By: The Kabul Times
KABUL: The International Rescue Committee (IRC) is horrified and outraged by this weekend’s barbaric bomb attack on the Sayed-u-Shohada Girls’ School in Afghanistan where more than 70 people, including girls, have been killed and numerous others injured. IRC staff have lost family members and friends in this senseless attack, and others are still waiting to hear about their safety.
Vicki Aken, Afghanistan Country Director at the International Rescue Committee, said: “Afghanistan continues to be one of the most dangerous places for civilians and children, and attacks targeting them is a gross violation of international humanitarian law. Women and girls should never be a target of violence, and yet, in Afghanistan, they continue to be. Attacks on schools and children are attacks on the future of the country. After decades of conflict, Afghanistan’s children have suffered enough.
Schools must be a safe place for all Afghan children to thrive, not places they fear for their lives. We condemn this attack in the strongest terms and stand in solidarity with the families of the victims, including IRC staff, who mourn the loss of their loved ones during the holy month of Ramadan. Those responsible for this horrendous attack must be held to account as a step in breaking the cycle of violence in Afghanistan”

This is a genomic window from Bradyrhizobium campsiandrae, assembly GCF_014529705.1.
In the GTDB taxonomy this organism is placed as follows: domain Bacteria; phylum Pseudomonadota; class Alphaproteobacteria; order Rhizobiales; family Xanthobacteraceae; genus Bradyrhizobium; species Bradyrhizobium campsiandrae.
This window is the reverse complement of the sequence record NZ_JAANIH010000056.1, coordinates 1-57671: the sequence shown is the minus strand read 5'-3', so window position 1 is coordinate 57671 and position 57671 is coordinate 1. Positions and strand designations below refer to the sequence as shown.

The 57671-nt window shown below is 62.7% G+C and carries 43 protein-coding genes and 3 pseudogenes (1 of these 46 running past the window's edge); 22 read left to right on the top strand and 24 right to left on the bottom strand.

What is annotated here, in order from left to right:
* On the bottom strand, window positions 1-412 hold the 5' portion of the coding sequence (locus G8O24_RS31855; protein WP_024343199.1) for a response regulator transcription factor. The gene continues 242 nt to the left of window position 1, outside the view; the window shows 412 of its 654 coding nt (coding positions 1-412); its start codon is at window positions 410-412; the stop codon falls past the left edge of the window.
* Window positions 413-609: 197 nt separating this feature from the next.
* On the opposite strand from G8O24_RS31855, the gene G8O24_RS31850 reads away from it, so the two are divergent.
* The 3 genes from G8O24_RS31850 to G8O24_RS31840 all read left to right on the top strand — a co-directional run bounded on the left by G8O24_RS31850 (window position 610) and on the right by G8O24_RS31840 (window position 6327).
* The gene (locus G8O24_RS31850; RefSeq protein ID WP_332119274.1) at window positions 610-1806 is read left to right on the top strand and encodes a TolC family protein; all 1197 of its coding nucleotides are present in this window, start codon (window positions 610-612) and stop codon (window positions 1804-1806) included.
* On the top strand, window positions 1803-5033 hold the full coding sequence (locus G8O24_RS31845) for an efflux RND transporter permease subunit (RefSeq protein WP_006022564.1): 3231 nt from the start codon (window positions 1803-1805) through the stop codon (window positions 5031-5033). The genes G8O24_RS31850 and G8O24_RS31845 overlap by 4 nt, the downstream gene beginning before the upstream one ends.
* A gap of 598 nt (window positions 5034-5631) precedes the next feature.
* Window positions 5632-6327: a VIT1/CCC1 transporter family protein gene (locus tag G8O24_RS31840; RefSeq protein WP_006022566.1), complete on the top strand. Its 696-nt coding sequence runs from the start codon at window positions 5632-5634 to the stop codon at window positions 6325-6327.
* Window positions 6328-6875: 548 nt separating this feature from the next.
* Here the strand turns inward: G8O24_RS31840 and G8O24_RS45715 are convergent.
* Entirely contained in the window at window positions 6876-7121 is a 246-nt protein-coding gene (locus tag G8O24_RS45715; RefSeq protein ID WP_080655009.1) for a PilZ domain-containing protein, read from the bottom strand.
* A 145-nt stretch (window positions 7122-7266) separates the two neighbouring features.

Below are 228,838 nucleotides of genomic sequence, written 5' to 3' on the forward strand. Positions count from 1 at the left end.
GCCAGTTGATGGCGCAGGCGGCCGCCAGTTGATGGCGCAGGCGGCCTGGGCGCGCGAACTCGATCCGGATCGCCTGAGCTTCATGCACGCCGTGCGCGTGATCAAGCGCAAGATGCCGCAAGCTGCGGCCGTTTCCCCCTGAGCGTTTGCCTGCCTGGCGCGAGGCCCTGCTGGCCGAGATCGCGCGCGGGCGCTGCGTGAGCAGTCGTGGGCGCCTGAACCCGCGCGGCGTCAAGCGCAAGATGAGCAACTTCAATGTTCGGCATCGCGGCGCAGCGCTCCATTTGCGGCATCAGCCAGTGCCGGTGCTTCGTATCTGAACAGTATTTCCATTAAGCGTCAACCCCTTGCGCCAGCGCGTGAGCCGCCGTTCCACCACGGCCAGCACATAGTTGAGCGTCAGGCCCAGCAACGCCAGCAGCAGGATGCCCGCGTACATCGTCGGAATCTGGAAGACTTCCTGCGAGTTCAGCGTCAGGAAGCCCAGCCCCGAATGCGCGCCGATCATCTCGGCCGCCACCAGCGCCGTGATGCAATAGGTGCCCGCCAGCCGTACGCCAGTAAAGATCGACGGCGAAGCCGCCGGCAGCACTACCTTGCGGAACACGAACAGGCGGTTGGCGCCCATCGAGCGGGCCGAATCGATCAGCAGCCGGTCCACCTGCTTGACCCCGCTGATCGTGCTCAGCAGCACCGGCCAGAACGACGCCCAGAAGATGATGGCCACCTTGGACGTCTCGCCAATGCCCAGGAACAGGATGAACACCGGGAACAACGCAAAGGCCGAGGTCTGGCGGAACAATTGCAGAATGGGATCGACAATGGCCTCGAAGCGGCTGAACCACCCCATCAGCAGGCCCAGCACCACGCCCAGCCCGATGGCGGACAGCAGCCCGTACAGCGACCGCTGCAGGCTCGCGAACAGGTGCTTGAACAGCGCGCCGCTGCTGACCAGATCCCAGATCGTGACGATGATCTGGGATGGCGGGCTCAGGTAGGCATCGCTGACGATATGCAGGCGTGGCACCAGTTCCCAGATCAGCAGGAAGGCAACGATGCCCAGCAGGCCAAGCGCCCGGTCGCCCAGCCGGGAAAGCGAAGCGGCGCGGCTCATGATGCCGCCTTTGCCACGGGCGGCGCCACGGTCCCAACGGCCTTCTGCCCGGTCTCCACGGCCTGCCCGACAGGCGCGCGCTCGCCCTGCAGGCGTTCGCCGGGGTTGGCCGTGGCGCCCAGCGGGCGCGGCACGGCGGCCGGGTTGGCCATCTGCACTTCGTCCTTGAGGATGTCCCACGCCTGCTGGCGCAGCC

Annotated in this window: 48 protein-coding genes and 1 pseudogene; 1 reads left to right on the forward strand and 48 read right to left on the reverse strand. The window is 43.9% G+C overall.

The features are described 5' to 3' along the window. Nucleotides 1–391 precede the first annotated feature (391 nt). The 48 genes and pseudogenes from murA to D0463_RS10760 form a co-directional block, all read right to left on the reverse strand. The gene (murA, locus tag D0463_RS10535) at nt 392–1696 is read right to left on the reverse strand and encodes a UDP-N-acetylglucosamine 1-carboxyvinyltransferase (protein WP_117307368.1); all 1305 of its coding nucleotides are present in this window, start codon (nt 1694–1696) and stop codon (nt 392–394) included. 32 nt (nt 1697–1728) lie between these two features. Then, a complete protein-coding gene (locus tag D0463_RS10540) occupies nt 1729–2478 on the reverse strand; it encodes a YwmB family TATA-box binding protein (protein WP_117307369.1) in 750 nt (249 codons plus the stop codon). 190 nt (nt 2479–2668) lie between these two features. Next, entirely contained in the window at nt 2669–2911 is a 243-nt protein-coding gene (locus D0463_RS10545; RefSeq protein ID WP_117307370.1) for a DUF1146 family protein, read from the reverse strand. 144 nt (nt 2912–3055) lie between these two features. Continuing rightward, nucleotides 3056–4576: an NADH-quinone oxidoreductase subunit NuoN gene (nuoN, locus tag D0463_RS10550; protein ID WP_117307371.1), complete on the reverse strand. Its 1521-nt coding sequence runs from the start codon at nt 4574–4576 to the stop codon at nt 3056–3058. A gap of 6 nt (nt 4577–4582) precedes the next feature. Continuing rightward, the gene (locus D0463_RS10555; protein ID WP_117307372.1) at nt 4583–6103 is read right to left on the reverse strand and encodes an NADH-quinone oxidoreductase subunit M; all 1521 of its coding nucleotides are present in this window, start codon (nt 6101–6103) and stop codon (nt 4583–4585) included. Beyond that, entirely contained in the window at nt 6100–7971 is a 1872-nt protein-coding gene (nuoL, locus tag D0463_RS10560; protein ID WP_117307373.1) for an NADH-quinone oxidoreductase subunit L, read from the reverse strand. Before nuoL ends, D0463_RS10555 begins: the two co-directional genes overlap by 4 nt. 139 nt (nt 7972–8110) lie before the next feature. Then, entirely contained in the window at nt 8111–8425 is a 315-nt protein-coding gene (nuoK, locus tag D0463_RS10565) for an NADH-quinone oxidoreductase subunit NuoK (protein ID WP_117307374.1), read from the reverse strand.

Afghanistan is seeing a concerning uptick in attacks since the now expired May 1 deadline for US troop withdrawal, adding to the already devastating situation created by ongoing conflict, climate change and COVID-19. Half of the country now lives in poverty and as G7 members commit to preventing and addressing famine, half of all children under five are going hungry.
All parties in Afghanistan must stop this terrible violence immediately.
The IRC calls on the US and international community to continue to support the efforts made towards peace and the progress seen over the past 20 years. Peace is the only way to ensure the country can recover from years of conflict and the compounding impacts of COVID-19, and to ensure that progress, particularly for women and girls, continues to be made.
With more than 18 million people in need of humanitarian aid, Afghanistan is facing an acute emergency, ranking second on the IRC’s 2021 emergency Watchlist – a global list of humanitarian crises that are expected to deteriorate the most over the coming year. The IRC has been working in Afghanistan since 1988 providing aid to the most vulnerable. With more than 1,700 staff and volunteers, the IRC reaches more than a million Afghans each year with education, protection, water and sanitation, emergency response, and economic recovery programs.